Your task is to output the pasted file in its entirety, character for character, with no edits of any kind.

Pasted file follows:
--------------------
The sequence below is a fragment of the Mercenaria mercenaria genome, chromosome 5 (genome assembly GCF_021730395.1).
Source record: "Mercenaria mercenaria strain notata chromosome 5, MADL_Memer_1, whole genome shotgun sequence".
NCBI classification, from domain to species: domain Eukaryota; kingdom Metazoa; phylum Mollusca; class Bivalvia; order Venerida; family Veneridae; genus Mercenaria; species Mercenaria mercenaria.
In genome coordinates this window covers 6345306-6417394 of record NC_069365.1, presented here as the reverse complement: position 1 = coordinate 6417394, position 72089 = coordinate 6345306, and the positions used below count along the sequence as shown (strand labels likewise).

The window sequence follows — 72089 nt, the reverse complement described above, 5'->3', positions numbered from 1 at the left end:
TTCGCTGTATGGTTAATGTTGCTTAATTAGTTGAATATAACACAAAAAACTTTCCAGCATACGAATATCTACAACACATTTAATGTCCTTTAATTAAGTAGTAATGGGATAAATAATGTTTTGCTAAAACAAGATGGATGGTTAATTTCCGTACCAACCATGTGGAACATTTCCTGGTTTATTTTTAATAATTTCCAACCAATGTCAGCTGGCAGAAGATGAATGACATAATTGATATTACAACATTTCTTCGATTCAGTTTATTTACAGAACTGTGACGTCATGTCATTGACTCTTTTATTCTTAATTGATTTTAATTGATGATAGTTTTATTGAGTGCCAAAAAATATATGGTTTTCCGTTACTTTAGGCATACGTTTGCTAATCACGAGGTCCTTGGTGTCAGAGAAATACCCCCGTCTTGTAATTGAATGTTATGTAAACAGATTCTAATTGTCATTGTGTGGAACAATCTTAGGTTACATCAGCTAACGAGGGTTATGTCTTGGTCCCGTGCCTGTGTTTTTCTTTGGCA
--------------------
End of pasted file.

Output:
The sequence below is a fragment of the Mercenaria mercenaria genome, chromosome 5 (genome assembly GCF_021730395.1).
Source record: "Mercenaria mercenaria strain notata chromosome 5, MADL_Memer_1, whole genome shotgun sequence".
NCBI classification, from domain to species: domain Eukaryota; kingdom Metazoa; phylum Mollusca; class Bivalvia; order Venerida; family Veneridae; genus Mercenaria; species Mercenaria mercenaria.
In genome coordinates this window covers 6345306-6417394 of record NC_069365.1, presented here as the reverse complement: position 1 = coordinate 6417394, position 72089 = coordinate 6345306, and the positions used below count along the sequence as shown (strand labels likewise).

The window sequence follows — 72089 nt, the reverse complement described above, 5'->3', positions numbered from 1 at the left end:
TTCGCTGTATGGTTAATGTTGCTTAATTAGTTGAATATAACACAAAAAACTTTCCAGCATACGAATATCTACAACACATTTAATGTCCTTTAATTAAGTAGTAATGGGATAAATAATGTTTTGCTAAAACAAGATGGATGGTTAATTTCCGTACCAACCATGTGGAACATTTCCTGGTTTATTTTTAATAATTTCCAACCAATGTCAGCTGGCAGAAGATGAATGACATAATTGATATTACAACATTTCTTCGATTCAGTTTATTTACAGAACTGTGACGTCATGTCATTGACTCTTTTATTCTTAATTGATTTTAATTGATGATAGTTTTATTGAGTGCCAAAAAATATATGGTTTTCCGTTACTTTAGGCATACGTTTGCTAATCACGAGGTCCTTGGTGTCAGAGAAATACCCCCGTCTTGTAATTGAATGTTATGTAAACAGATTCTAATTGTCATTGTGTGGAACAATCTTAGGTTACATCAGCTAACGAGGGTTATGTCTTGGTCCCGTGCCTGTGTTTTTCTTTGGCA